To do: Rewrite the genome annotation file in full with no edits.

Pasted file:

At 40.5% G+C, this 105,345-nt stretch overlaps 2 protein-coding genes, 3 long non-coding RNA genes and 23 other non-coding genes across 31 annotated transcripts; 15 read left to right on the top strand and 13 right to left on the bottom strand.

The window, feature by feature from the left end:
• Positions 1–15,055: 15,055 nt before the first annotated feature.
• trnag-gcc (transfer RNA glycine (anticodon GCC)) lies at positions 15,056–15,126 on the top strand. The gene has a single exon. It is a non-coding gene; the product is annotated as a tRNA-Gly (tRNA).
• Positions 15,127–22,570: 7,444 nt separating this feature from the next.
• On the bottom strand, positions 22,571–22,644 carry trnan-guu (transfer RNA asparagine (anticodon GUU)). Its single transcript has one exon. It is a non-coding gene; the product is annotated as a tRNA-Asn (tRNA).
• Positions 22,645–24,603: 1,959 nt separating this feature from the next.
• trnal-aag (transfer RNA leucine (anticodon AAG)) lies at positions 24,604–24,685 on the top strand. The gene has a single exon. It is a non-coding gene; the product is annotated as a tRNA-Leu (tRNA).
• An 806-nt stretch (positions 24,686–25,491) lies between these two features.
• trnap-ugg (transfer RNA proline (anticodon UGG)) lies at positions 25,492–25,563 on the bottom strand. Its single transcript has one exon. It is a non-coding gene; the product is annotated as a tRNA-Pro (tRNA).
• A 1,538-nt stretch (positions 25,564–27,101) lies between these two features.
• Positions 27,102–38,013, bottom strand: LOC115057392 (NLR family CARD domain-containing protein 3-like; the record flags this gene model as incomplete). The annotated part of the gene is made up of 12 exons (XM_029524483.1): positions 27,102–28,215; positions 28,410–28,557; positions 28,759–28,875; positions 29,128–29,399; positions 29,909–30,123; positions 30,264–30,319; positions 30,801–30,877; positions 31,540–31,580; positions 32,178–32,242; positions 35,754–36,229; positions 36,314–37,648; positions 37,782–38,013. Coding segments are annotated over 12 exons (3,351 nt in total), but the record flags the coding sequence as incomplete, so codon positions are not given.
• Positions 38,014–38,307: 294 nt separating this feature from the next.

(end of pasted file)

At 40.5% G+C, this 105,345-nt stretch overlaps 2 protein-coding genes, 3 long non-coding RNA genes and 23 other non-coding genes across 31 annotated transcripts; 15 read left to right on the top strand and 13 right to left on the bottom strand.

The window, feature by feature from the left end:
• Positions 1–15,055: 15,055 nt before the first annotated feature.
• trnag-gcc (transfer RNA glycine (anticodon GCC)) lies at positions 15,056–15,126 on the top strand. The gene has a single exon. It is a non-coding gene; the product is annotated as a tRNA-Gly (tRNA).
• Positions 15,127–22,570: 7,444 nt separating this feature from the next.
• On the bottom strand, positions 22,571–22,644 carry trnan-guu (transfer RNA asparagine (anticodon GUU)). Its single transcript has one exon. It is a non-coding gene; the product is annotated as a tRNA-Asn (tRNA).
• Positions 22,645–24,603: 1,959 nt separating this feature from the next.
• trnal-aag (transfer RNA leucine (anticodon AAG)) lies at positions 24,604–24,685 on the top strand. The gene has a single exon. It is a non-coding gene; the product is annotated as a tRNA-Leu (tRNA).
• An 806-nt stretch (positions 24,686–25,491) lies between these two features.
• trnap-ugg (transfer RNA proline (anticodon UGG)) lies at positions 25,492–25,563 on the bottom strand. Its single transcript has one exon. It is a non-coding gene; the product is annotated as a tRNA-Pro (tRNA).
• A 1,538-nt stretch (positions 25,564–27,101) lies between these two features.
• Positions 27,102–38,013, bottom strand: LOC115057392 (NLR family CARD domain-containing protein 3-like; the record flags this gene model as incomplete). The annotated part of the gene is made up of 12 exons (XM_029524483.1): positions 27,102–28,215; positions 28,410–28,557; positions 28,759–28,875; positions 29,128–29,399; positions 29,909–30,123; positions 30,264–30,319; positions 30,801–30,877; positions 31,540–31,580; positions 32,178–32,242; positions 35,754–36,229; positions 36,314–37,648; positions 37,782–38,013. Coding segments are annotated over 12 exons (3,351 nt in total), but the record flags the coding sequence as incomplete, so codon positions are not given.
• Positions 38,014–38,307: 294 nt separating this feature from the next.